a. Synoptic History
Hurricane Dolores formed from a disturbance
of uncertain origin. The development could have been related to a
tropical wave that
traversed the Atlantic Ocean from 17-26 June and moved slowly
westward over the eastern North Pacific Ocean
during the following week. On the 3rd and 4th of July, clouds increased in the
vicinity of the wave. The cloudiness was initially elongated from north to
south, but some circular symmetry was noted by the end of the day
on the 4th. Ship data indicated that surface pressures in the area
were a little lower than usual, near 1005 mb, at that time.
Dvorak T-numbers were first assigned to the
tropical disturbance early on the 5th.
Banding of deep convection then quickly increased in an environment
characterized by upper-level diffluence. It is estimated that the
disturbance became a tropical depression at 1200 UTC 5 July,
about 600 nautical miles to the south of the southern tip of Baja
California (Table 1 and
Fig. 1 [35K GIF]).
With a strong and deep ridge to the north, Dolores moved toward 280
to 290 degrees at 10 to 15 knots for most of the cyclone's
lifetime. Despite some northeasterly wind shear, the initial pace
of development continued for about a day (Figs. 2
[27K GIF] and 3 [21K GIF]), during
which time the cyclone became
Tropical Storm Dolores and winds
increased to 45 knots. The cyclone was then
generating convection with cloud top temperatures lower than -80C. After a pause
in development, strengthening resumed on the 7th while the outflow became
more symmetrical. Dolores became a hurricane that day and
developed a mostly cloud-filled, ragged-appearing eye,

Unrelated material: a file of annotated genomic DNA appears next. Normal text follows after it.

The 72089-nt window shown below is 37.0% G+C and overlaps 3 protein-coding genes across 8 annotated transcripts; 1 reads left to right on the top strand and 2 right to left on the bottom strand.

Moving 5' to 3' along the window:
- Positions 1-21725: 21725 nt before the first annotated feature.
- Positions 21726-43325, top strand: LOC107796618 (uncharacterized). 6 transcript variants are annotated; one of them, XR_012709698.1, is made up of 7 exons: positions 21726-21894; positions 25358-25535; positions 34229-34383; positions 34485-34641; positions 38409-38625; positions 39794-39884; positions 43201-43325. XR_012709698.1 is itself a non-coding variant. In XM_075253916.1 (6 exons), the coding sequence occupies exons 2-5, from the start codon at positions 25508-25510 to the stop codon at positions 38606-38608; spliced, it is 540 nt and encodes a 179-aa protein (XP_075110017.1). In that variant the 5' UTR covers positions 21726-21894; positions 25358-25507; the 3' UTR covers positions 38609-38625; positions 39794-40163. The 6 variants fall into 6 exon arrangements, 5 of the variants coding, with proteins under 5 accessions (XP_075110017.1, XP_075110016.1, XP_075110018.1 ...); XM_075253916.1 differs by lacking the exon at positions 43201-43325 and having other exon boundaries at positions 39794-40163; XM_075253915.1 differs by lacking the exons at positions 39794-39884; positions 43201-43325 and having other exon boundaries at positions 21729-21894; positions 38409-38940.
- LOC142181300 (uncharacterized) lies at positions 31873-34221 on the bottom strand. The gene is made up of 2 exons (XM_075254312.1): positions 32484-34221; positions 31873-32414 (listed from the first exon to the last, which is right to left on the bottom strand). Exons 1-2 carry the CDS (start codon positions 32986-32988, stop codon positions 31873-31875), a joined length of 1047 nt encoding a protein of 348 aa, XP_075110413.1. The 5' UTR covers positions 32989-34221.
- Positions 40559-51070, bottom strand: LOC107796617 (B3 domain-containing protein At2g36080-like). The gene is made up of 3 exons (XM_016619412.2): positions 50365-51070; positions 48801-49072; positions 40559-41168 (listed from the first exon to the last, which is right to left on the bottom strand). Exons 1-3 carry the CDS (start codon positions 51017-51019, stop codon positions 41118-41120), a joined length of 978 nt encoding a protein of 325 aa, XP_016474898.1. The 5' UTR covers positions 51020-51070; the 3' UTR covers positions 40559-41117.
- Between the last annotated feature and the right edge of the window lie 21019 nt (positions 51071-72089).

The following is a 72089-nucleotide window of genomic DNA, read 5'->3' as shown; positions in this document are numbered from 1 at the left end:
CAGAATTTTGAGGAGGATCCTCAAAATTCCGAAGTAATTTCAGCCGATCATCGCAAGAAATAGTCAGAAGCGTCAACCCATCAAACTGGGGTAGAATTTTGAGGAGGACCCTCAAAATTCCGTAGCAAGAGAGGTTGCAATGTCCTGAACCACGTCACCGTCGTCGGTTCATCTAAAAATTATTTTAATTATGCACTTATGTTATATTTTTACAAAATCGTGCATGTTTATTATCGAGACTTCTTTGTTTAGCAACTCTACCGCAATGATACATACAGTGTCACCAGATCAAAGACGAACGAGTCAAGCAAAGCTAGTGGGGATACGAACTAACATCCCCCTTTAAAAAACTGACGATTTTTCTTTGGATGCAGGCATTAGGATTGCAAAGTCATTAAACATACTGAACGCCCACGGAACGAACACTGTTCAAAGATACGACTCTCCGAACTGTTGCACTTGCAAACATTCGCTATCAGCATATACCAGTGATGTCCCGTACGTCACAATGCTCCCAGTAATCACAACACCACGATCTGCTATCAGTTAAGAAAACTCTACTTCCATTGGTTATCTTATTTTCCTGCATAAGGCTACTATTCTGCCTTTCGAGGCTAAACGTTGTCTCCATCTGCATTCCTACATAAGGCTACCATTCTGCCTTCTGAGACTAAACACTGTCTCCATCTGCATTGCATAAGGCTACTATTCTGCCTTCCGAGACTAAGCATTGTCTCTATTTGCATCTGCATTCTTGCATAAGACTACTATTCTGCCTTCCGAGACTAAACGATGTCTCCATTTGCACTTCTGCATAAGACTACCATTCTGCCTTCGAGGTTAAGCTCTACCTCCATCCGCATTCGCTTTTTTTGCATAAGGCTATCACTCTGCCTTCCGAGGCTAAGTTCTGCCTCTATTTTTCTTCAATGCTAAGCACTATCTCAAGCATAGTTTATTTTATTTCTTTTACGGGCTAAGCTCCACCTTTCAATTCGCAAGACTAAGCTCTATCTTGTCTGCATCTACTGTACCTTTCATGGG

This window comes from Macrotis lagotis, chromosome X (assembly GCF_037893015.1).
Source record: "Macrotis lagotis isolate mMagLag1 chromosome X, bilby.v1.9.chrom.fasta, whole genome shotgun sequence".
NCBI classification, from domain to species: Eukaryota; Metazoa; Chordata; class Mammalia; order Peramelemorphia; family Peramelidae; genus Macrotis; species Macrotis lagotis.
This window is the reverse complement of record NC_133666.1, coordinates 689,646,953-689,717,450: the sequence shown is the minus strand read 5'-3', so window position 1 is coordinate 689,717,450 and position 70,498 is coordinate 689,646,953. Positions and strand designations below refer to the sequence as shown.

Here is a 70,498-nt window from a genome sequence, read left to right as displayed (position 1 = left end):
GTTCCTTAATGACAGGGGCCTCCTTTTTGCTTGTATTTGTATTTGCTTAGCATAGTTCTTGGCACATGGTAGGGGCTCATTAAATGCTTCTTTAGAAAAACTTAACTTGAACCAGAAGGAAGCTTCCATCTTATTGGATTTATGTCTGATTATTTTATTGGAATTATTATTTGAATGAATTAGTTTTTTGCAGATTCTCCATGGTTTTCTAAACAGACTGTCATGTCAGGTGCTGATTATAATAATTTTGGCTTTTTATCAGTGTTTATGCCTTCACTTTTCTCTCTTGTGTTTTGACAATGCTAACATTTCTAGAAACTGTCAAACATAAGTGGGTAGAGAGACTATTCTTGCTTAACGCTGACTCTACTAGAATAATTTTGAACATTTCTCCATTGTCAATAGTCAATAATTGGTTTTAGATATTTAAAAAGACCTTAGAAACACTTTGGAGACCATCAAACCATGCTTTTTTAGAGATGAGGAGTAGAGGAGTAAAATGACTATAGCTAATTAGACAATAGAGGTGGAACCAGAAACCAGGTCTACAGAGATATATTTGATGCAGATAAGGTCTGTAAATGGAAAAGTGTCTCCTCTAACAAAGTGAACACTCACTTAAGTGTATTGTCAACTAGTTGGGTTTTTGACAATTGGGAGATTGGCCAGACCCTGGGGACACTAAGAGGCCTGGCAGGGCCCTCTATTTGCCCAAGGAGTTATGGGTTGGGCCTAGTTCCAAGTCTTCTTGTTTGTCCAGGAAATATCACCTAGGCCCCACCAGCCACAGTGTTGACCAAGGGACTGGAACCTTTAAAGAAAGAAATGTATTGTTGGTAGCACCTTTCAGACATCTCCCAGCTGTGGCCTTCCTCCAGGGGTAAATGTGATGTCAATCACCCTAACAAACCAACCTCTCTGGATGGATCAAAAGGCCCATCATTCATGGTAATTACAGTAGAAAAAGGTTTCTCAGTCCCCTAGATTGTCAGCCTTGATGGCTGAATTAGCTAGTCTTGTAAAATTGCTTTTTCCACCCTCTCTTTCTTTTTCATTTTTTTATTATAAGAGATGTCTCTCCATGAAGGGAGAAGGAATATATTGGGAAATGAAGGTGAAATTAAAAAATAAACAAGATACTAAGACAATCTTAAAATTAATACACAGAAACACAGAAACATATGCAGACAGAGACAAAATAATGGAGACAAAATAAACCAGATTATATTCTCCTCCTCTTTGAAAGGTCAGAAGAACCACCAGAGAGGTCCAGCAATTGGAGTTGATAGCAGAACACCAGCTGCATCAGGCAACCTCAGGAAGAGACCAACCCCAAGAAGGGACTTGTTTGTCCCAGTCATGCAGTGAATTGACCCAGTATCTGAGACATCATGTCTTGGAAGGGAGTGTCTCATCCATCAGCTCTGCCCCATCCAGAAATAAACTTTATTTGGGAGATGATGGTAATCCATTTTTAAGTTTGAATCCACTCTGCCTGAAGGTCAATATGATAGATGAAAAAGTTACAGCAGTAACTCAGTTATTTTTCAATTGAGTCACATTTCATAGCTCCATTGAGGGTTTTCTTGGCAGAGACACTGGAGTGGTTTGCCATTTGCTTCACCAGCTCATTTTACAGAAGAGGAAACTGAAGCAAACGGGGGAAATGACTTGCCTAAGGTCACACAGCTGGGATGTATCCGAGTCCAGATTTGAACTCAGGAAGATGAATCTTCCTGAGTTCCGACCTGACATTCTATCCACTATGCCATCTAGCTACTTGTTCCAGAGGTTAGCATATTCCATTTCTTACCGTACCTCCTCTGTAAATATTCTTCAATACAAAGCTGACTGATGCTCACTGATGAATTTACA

analyzed to be 10-20 nautical miles in diameter by the
Air Force Global Weather
Center (AFGWC). The hurricane attained its peak strength of
80 knots around 0600 UTC on the 9th,
shortly after becoming the first hurricane in two years to cross 125°W.
The eye then disappeared and the cyclone gradually weakened while
becoming sheared from the southwest and moving over progressively
cooler waters from the 9th-11th. Only a few clusters of deep
convection were generated on the 10th and 11th. Dolores crossed
140°W and entered the central Pacific hurricane basin as a
tropical depression on the 11th. Analyses from the
Hurricane Center in Honolulu indicate that Dolores dissipated the
b. Meteorological Statistics
Table 1 lists the post-storm, i.e.,
"best track" analysis of
Dolores' location and intensity. Figures 2 and
3 show the
hurricane's estimated central pressure and maximum one-minute wind
speed, respectively, versus time and the associated satellite data.
Position and intensity estimates from satellite pictures were provided by the AFGWC,
Tropical Analysis and Forecast Branch (TAFB) and NOAA
Synoptic Analysis Branch (SAB).
There were no observations of tropical storm force winds from
surface sites. Surface wind estimates derived from a pass of the
ERS-2 were helpful operationally in defining the structure of the
surface wind field.
c. Casualty and Damage Statistics
Dolores did not directly affect land and the NHC received no
reports of casualties or damages.
d. Forecast and Warning Critique
The NHC average track forecast errors were smaller than the long-term averages
(Table 2). On average, the NHC track forecasts also
were generally better than the numerical guidance.
It is noted that the
had rather small track forecast errors in their few forecasts that could be evaluated.
Unfortunately, that model frequently dissipated the cyclone prematurely.
The NHC intensity forecast errors were remarkably low, with about
75% of the 12-72 hour forecasts in error by 0 or 5 knots.
Coastal watches and warnings were neither issued nor necessary.